(Image from Pixabay, "Computer, Server, Screen, Network, Internet, Technology")
Written by: Emily Goodwin
There is a lot of concern over privacy these days, especially with the rising popularity - and necessity - of technology. Who else can see what you post or look at online? What do they use this information for? It is a little worrisome.
Gary Marshall explains in his www.wareable.com article that data stored on your wearable fitness tracker is not only sent to its corresponding social platform, but can also leave that platform entirely. Companies that provide the activity tracking services will sell the data collected from users to other companies that would benefit from knowing those personal details that can be tracked by existing devices (par. 4). Basic personal details are worth $0.0005 each, health conditions add another $0.26, and weight loss is worth $0.10 (par. 4).
Who sees this data? Marshall does not have an answer to that. The data profiles can be sold to various companies who may want to target specific advertisements to you (par. 9). In the United States, health insurance companies are the usual buyers of activity tracker data. They in turn will offer companies with employees participating in fitness activities - or those specific employees - cheaper insurance rates (par. 14).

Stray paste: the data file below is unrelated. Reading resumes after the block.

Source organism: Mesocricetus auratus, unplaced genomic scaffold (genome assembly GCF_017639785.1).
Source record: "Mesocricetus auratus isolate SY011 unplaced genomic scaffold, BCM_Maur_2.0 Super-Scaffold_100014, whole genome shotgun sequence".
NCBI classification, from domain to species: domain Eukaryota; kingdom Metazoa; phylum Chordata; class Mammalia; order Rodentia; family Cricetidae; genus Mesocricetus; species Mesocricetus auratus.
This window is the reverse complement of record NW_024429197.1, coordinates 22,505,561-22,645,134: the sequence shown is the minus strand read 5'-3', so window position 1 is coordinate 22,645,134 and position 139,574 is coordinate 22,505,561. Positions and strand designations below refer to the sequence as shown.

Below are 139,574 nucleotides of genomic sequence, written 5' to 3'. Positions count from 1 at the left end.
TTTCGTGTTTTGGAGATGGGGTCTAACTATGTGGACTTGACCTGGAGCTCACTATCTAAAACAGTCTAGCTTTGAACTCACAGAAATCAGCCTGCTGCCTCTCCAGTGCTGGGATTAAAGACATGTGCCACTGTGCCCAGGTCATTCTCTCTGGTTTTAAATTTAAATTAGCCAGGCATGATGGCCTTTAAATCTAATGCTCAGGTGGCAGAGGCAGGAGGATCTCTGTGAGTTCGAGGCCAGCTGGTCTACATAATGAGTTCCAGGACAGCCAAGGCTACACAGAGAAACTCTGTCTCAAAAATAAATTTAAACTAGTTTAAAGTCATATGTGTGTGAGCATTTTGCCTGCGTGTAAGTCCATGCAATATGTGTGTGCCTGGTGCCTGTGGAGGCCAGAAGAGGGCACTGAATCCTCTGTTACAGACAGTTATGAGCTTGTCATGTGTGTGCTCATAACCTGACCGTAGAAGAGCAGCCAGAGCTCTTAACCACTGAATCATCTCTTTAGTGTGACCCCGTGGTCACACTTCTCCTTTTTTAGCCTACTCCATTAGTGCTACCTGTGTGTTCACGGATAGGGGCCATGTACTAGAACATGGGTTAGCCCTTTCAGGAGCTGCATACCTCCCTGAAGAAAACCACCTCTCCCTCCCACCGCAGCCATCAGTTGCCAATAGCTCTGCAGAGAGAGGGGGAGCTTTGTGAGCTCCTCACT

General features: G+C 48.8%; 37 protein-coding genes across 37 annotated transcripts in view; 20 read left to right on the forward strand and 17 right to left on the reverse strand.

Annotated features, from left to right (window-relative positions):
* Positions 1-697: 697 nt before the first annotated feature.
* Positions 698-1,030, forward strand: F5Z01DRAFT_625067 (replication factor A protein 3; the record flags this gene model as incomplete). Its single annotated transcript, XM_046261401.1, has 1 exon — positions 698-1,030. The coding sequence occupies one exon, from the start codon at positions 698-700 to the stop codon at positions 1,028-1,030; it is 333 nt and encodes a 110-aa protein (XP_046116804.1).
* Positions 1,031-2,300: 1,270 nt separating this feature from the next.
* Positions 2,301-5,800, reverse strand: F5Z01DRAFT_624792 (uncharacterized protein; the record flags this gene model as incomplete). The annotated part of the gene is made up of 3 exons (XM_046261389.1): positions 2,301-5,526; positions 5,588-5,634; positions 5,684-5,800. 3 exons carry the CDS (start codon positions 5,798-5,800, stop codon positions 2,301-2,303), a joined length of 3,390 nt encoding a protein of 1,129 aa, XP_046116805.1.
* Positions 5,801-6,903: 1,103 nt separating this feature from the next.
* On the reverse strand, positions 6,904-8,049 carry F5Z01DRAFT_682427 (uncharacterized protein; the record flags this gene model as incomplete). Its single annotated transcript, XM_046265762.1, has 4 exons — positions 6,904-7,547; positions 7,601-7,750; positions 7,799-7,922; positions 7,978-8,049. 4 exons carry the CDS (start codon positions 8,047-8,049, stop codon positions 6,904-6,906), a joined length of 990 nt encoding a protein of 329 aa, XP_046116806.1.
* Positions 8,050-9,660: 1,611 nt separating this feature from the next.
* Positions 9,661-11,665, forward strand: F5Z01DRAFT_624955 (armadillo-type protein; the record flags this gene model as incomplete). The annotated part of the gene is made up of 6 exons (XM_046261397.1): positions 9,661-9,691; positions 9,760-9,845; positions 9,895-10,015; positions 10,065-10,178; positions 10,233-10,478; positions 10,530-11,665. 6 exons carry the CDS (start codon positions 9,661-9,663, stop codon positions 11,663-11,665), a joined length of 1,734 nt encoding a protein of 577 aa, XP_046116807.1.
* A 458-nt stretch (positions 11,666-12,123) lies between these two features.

esearchers are also interested in this data. They purchase - or freely access - it over the internet to reach conclusions about how different social mediums are utilized and habits associated with the Internet of Things (Hoser and Nitschke par. 17). Bettina Hosner and Tanja Nitschke worry about the number of ways personal data can be misused by researchers. Some of these concerns involve fully identifying an individual, being able to monitor an individual based on what is known of their digital habits, and bombarding a person with advertisements catered to their interests (par. 21). Because of these concerns, Hosner and Nitschke believe it is important for researchers to only take what data they need, and this will allow individuals to have their identities better protected (par. 21).
David Resnick argues ethics can be achieved when every member of a given society follows the same norms and conventions (par. 1). This can be applied to research ethics. If researches were held to the same ethical standards as we are in our daily lives, we would not have to worry about what our activity data is being used for.
ClkerFreeVectorImages. *Computer, Server, Screen, Network, Internet, Technology. Digital image. *Pixabay. N.p., 2012. Web. 20 Nov. 2015.
Hoser, Bettina, and Tanja Nitschke. "Questions on Ethics for Research in the Virtually Connected World." Social Networks 32.3 (2010): 180-86. Web. 18 Nov. 2015.
Marshall, Gary. "The Worrying Potential of Wearable Data." Wareable. Wareable, 27 Mar. 2015. Web. 15 Nov. 2015.
Resnik, David. "National Institute of Environmental Health Sciences." *What Is Ethics in Research & Why Is It Important?* National Institute for Environmental Health Sciences, 1 May 2011. Web. 20 Nov. 2015.